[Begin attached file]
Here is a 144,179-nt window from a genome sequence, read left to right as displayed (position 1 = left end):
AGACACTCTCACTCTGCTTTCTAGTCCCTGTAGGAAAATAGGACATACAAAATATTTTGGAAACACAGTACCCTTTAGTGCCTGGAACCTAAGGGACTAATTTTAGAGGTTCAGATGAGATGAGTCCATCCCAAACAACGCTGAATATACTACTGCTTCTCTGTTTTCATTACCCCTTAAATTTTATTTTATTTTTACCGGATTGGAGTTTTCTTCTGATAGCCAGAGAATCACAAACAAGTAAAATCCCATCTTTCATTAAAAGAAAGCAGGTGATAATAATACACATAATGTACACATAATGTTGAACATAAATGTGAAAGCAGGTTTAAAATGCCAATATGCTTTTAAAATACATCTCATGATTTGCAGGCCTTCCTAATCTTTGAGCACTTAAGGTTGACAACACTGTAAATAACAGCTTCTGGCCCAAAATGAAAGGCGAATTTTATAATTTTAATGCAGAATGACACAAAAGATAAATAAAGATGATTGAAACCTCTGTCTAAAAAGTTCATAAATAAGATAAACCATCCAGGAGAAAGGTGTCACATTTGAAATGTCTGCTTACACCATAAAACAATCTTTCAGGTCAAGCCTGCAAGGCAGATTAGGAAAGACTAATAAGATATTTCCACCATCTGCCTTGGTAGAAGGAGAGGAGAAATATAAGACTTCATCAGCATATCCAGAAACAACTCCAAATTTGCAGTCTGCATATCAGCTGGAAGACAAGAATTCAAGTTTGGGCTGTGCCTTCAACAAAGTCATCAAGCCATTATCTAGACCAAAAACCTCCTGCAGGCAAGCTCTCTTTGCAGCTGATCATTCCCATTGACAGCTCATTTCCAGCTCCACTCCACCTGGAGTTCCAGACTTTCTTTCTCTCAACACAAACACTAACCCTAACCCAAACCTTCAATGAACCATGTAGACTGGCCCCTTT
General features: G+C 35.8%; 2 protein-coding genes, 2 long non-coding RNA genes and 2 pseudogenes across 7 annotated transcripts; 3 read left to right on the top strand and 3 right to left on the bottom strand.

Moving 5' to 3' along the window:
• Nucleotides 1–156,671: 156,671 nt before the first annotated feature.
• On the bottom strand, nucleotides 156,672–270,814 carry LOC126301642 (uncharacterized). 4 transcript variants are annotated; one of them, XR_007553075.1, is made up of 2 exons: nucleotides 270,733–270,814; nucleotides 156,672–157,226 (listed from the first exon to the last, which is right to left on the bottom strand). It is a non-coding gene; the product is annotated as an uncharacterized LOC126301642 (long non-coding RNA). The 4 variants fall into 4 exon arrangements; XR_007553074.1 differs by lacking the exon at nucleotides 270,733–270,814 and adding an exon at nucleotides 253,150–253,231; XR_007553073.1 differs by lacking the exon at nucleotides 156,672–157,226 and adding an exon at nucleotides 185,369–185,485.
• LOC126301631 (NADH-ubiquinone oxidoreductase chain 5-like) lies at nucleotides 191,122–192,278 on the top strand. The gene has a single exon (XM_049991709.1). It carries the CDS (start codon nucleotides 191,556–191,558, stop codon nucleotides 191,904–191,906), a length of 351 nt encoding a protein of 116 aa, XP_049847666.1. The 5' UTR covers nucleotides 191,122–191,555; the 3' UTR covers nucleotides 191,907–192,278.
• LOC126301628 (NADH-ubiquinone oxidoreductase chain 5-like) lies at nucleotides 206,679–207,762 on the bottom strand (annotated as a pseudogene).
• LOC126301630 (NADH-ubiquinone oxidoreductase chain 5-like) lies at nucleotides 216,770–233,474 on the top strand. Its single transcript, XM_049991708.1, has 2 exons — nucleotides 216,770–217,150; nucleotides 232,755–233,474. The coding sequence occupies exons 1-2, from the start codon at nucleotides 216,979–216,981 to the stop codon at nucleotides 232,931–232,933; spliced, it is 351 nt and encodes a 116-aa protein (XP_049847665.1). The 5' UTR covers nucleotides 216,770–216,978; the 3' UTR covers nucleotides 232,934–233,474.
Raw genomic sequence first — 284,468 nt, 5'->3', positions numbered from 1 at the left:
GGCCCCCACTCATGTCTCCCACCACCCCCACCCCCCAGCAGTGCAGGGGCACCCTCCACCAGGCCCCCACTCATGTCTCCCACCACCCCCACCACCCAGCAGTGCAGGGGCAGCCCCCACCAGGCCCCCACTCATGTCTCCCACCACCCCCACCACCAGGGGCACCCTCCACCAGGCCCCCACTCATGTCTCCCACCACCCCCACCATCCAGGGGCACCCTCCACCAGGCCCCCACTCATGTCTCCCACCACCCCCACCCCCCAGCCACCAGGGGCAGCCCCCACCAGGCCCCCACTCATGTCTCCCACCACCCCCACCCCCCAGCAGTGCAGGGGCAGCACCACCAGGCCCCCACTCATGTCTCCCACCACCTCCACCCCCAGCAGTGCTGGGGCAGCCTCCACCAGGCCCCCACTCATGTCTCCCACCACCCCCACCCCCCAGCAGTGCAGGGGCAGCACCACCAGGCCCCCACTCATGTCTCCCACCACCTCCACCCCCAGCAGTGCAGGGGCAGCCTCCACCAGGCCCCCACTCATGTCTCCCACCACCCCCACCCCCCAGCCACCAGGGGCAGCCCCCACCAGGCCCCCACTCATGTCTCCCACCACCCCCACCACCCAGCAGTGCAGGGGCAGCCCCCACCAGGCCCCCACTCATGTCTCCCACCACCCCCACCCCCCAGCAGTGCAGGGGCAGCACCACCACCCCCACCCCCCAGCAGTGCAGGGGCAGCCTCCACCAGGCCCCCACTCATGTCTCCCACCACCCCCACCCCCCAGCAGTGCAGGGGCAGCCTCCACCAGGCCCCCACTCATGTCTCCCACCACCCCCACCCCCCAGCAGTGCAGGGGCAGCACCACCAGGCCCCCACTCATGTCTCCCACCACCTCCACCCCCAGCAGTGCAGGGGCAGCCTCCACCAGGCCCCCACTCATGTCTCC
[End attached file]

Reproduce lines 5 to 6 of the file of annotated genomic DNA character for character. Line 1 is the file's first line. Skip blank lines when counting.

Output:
• Nucleotides 1–156,671: 156,671 nt before the first annotated feature.
• On the bottom strand, nucleotides 156,672–270,814 carry LOC126301642 (uncharacterized). 4 transcript variants are annotated; one of them, XR_007553075.1, is made up of 2 exons: nucleotides 270,733–270,814; nucleotides 156,672–157,226 (listed from the first exon to the last, which is right to left on the bottom strand). It is a non-coding gene; the product is annotated as an uncharacterized LOC126301642 (long non-coding RNA). The 4 variants fall into 4 exon arrangements; XR_007553074.1 differs by lacking the exon at nucleotides 270,733–270,814 and adding an exon at nucleotides 253,150–253,231; XR_007553073.1 differs by lacking the exon at nucleotides 156,672–157,226 and adding an exon at nucleotides 185,369–185,485.